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How to say "Ugga"

by reiqua


No, no, you're saying it wrong! It's further back in your mouth. Now make a trill back there. No, no, no – it's like a rolled 'r', but more of a rolled 'g'. Yes, I think you got it! Now try and put that sound back into the word “Ugga”...

Nope, that wasn't right either. Never mind, keep trying!

Most people seem to think of Tyrannian as a very simple language. Maybe it has something to do with the vast quantity of “Ugga”s on your screen whenever you visit Tyrannia. I mean, how complicated can a language be when every second word is 'ugga'? Now, I won't deny that “Ugga” seems to be a very common word in Tyrannian. But it's actually not. The same letters, U-G-G-A, are used to spell 15 different Tyrannian words. And they all mean different things, ranging from “flying” to “oven” to “hello”!

You might very well be wondering why we use the same letters to represent so many different Tyrannian words. Fair enough! There is a reason – it has its roots in an argument between Professor Agatha and Professor Hugo Fairweather. But I'll tell you that story in just a minute. For now, let me take a moment to illustrate exactly how ludicrous this spelling system is.

Take the word “ugga” for instance. Or rather, the group of words spelled U-G-G-A. This bunch of letters can be pronounced with three different stress patterns. The 'a', can be pronounced in one of two ways. The 'u' could be realised in four different ways. And there are no fewer than six different sounds that the 'gg' could make!

When you read the word 'ugga', you automatically pronounce it the same way that all English speakers do. You use the vowel sound from 'mud' at the beginning. You put a 'g' (like in 'go') between in the middle. And you put a tiny, little short vowel at the end. In Tyrannian, that particular word means 'sit' – not hello. This might help explain a strange phenomenon observed by Professor Malbourne, Brightvale University's resident anthropologist. He observed that Tyrannian locals tend to squat on the ground when being greeted by visiting neopets. But they remain standing when they greet each other. It would make an awful lot of sense if Tyrannians simply thought they were being asked to sit by their visitors!

“How then does one say 'hello' in Tyrannian?” I hear you asking.

To say 'ugga', meaning 'hello', you start with an 'oo' sound – the same sound as in the middle of the word 'book'.

This is not followed by a regular 'g'. It's a uvular trill. A uvular trill is a very guttral sound – to me it sounds more like gargling than speech. But it's in common usage in several languages. For example, neopians who speak German use it all the time, and of course, those who speak Tyrannian.

The final sound in the word is a longish 'ah' sound. If you're British, then that's the same sound you use in the word 'bath'. If you're Tyrannian, it's the same sound you use in the word 'vakk'. But there are lots of neopians who wouldn't normally use this sound in any of their words. Tyrannians, however, do. So if you want to perfect your Tyrannian pronunciation, you need to put in that bit of effort and learn how to say it properly.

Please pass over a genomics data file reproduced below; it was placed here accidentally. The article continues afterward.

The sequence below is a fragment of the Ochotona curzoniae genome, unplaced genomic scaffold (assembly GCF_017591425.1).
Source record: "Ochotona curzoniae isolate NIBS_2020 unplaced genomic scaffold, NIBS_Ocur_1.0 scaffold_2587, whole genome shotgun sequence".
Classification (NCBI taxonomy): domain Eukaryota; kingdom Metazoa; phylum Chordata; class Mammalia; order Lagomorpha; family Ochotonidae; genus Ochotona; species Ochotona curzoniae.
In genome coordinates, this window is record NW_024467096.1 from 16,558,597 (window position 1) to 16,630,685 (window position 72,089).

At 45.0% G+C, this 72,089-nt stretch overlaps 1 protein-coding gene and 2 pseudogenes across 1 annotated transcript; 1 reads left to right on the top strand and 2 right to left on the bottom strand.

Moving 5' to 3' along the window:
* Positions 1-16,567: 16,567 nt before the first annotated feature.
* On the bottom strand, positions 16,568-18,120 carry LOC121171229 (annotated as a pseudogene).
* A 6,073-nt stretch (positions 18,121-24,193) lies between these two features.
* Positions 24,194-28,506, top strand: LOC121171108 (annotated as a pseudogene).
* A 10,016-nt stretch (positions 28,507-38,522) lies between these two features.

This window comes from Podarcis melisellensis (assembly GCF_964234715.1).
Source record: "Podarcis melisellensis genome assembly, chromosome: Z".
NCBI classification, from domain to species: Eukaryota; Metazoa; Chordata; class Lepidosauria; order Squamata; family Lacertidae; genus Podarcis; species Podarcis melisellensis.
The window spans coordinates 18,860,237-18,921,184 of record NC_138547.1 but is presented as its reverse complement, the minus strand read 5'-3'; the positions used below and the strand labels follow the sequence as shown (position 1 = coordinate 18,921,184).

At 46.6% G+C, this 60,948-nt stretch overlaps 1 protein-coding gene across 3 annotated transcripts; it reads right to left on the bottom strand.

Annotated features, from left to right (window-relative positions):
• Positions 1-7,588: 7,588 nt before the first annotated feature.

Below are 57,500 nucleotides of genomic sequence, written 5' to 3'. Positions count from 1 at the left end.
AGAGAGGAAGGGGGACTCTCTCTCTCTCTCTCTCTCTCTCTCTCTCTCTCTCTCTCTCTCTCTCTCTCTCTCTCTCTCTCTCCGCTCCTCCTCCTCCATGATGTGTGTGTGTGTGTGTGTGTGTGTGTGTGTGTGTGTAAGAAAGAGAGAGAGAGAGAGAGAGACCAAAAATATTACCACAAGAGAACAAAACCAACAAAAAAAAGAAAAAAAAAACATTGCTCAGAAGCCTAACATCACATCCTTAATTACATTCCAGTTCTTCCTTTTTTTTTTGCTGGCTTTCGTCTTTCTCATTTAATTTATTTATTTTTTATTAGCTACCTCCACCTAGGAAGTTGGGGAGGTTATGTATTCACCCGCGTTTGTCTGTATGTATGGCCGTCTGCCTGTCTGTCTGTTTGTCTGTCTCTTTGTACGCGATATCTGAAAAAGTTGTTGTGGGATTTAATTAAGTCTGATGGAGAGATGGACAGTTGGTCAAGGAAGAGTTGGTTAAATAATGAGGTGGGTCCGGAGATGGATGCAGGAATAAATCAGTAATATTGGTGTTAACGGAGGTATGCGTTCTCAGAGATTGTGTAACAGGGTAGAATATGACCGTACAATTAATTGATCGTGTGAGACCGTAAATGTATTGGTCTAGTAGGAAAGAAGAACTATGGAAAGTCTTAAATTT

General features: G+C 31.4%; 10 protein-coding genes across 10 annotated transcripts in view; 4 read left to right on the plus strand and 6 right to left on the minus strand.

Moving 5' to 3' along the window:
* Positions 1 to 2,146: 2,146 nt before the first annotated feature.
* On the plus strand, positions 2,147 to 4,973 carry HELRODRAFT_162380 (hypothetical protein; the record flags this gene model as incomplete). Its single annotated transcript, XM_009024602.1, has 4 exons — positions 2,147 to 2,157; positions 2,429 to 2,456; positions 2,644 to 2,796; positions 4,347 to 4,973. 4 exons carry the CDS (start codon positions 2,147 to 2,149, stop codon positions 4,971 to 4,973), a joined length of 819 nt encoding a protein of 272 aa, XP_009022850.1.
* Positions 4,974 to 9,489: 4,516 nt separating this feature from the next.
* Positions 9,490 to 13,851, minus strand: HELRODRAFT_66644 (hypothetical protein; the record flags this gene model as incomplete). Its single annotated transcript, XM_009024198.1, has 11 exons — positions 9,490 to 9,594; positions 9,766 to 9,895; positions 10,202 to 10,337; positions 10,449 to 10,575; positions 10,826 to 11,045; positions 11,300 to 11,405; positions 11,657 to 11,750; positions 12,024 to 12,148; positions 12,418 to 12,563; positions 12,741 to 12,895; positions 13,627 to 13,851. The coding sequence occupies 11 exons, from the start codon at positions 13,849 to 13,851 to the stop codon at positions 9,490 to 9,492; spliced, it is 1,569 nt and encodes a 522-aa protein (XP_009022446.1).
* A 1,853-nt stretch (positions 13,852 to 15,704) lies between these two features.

There! Now you know everything you need to to say 'hello' in Tyrannian, right? No. Wrong.

In Tyrannian, it's absolutely imperative that you put the stress on the right syllable of a word. Otherwise you could accidentally change the entire meaning. It's like saying “PRESent” when you mean “preSENT”. Completely different meanings. In Tyrannian, to say 'hello' (for example), you have to put the stress on the last syllable of 'ugga'. If you put the stress on the first syllable by mistake, you'll actually be asking “Why?” instead of saying “Hello.” This will make you sound like one of those insufferable philosopher types who are always so busy contemplating the meaning of life that they become entirely socially inept and can't even say “Hello”. And no-one wants to be that guy. Basically, the moral to this story is pay attention to word stress when you're speaking Tyrannian!

Now, there are many other ways of saying 'ugga' too. Take the word for 'oven' as an example (also spelled U-G-G-A). It begins with a vowel sound nothing like the sort we use in English.

Try saying 'oo' as in 'who' and notice where your tongue is. Now hold your tongue there and say the sound again, but this time, smile as you say it – don't let your lips be rounded. That sound is a common one in Tyrannian, but nothing like what we use in English.

The 'gg' in this word is a very different one again. Try saying a regular 'g' sound, like in 'go'. You'll feel your tongue touch the back of your mouth. Now for this sound, you put your tongue near there but you don't actually let it touch. Instead, you get a sort of a buzzy sound as you blow air past the back of your tongue. And if you actually manage that, congratulations! It can be a very tricky sound for English speakers to get.

The last vowel in the word is very diminished – almost non-existent. It's like the sound at the end of the word 'the' when we say it quickly.